Former Israeli Prime Minister Ehud Olmert was interviewed last Friday by CNN’s Christiana Ammanpour and sought to give his audience the impression that he had been on the verge of a historical peace agreement with Mahmoud Abbas in 2008, and only because of the interference of individuals from the US that brought in outside money, an Israeli-Palestinian peace agreement was not reached.
Whatever his political motives, Olmert was feeding the international myth machine that Israelis and Palestinians were close to a historic breakthrough which needed to be bridged by muscular American diplomacy.
Leaving aside his dramatic accusations about millions of dollars that were transferred from what he called “the extreme right wing” in the US to hamper his peace initiative, Olmert was not even close to a final agreement, as he implied to his CNN audience. In fact, when carefully examined, Olmert’s secret talks with Abbas should be seen as the latest proof that the fundamental gaps between the most maximal concession made by an Israeli prime minister did not meet the minimal requirements of Abbas for an agreement. This was not the first time that the myth of an impending Israeli-Palestinian breakthrough, that never happened, was widely promoted.
Israeli and Palestinian negotiators at end of the Taba talks issued a joint statement on January 27, 2001 when their meetings concluded, saying: “The sides declare that they have never been closer to reaching an agreement..” Yet when Foreign Minister Shlomo Ben Ami repeated this to a radio reporter from Kol Yisrael, Muhammad Dahlan responded immediately afterwards by saying Kharta Barta (slang for baloney).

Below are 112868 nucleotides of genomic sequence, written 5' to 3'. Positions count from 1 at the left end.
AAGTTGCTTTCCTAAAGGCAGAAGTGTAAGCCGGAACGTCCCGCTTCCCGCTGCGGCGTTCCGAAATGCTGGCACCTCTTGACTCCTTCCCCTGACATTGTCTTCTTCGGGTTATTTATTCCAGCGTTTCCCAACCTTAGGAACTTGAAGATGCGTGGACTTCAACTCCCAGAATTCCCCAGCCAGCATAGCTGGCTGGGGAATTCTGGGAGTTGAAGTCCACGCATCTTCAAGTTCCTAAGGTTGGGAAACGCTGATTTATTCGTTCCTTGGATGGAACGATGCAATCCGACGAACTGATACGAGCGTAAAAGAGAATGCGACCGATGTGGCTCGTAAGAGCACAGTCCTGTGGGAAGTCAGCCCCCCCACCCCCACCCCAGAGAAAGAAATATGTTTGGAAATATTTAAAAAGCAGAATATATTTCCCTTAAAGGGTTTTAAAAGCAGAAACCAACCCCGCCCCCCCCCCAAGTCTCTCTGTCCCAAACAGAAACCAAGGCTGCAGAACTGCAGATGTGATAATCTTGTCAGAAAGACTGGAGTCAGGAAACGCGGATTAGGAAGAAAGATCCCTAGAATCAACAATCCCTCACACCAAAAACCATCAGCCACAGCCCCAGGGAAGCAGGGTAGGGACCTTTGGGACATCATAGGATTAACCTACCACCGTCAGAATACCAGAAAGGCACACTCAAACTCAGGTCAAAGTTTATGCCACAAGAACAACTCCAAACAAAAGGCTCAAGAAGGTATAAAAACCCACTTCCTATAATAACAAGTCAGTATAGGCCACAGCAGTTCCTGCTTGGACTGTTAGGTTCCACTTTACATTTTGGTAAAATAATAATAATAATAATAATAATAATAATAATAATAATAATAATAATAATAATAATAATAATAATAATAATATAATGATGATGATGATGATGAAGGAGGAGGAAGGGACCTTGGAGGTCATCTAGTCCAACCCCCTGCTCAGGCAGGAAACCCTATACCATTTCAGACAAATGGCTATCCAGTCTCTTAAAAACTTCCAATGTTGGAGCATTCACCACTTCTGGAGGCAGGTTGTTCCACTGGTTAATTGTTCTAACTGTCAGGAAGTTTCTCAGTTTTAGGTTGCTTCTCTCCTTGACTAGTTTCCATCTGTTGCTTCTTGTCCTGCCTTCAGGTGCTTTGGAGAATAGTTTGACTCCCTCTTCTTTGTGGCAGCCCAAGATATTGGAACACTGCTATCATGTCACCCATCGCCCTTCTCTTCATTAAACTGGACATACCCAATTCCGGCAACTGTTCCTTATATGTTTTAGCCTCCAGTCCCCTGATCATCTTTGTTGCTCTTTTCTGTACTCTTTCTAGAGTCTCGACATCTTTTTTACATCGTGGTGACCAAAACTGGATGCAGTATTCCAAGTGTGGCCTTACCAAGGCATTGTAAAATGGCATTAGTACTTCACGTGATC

The EU representative Miguel Moratinos even wrote in his internal report on Taba that “serious gaps remain” between the parties. Looking back over the last decade and a half, there has been a strong tendency to overstate what exactly has been accomplished in Israeli-Palestinian negotiations. David Makovsky, who in the 1990′s served as a diplomatic correspondent for Haaretz before going to the Washington Institute, wrote in 2003 that he had interviewed Major General Shlomo Yanai, who disclosed to him that the security committee at Taba hardly convened and that the parties not only did not progress on the issue of security, but rather there was “retrogression.” In short, the parties were not closer than ever.
Nevertheless the myth that Israel and the Palestinians had been on the verge of an imminent breakthrough persisted. What do we know about Olmert’s talks with Abbas in 2008? First, there was no actual agreement between the two. Olmert made a proposal to Abu Mazen in 2008, that he never made public in its entirety. Instead, Olmert provided certain details of his ideas in various interviews that he subsequently gave. His office told Haaretz in December 2009 that “for reasons of national responsibility, we cannot relate to the content of the map and the details of the proposal.” The most detailed version of the Olmert proposal was detailed in a cover story for the New York Times Magazine by Bernard Avishai.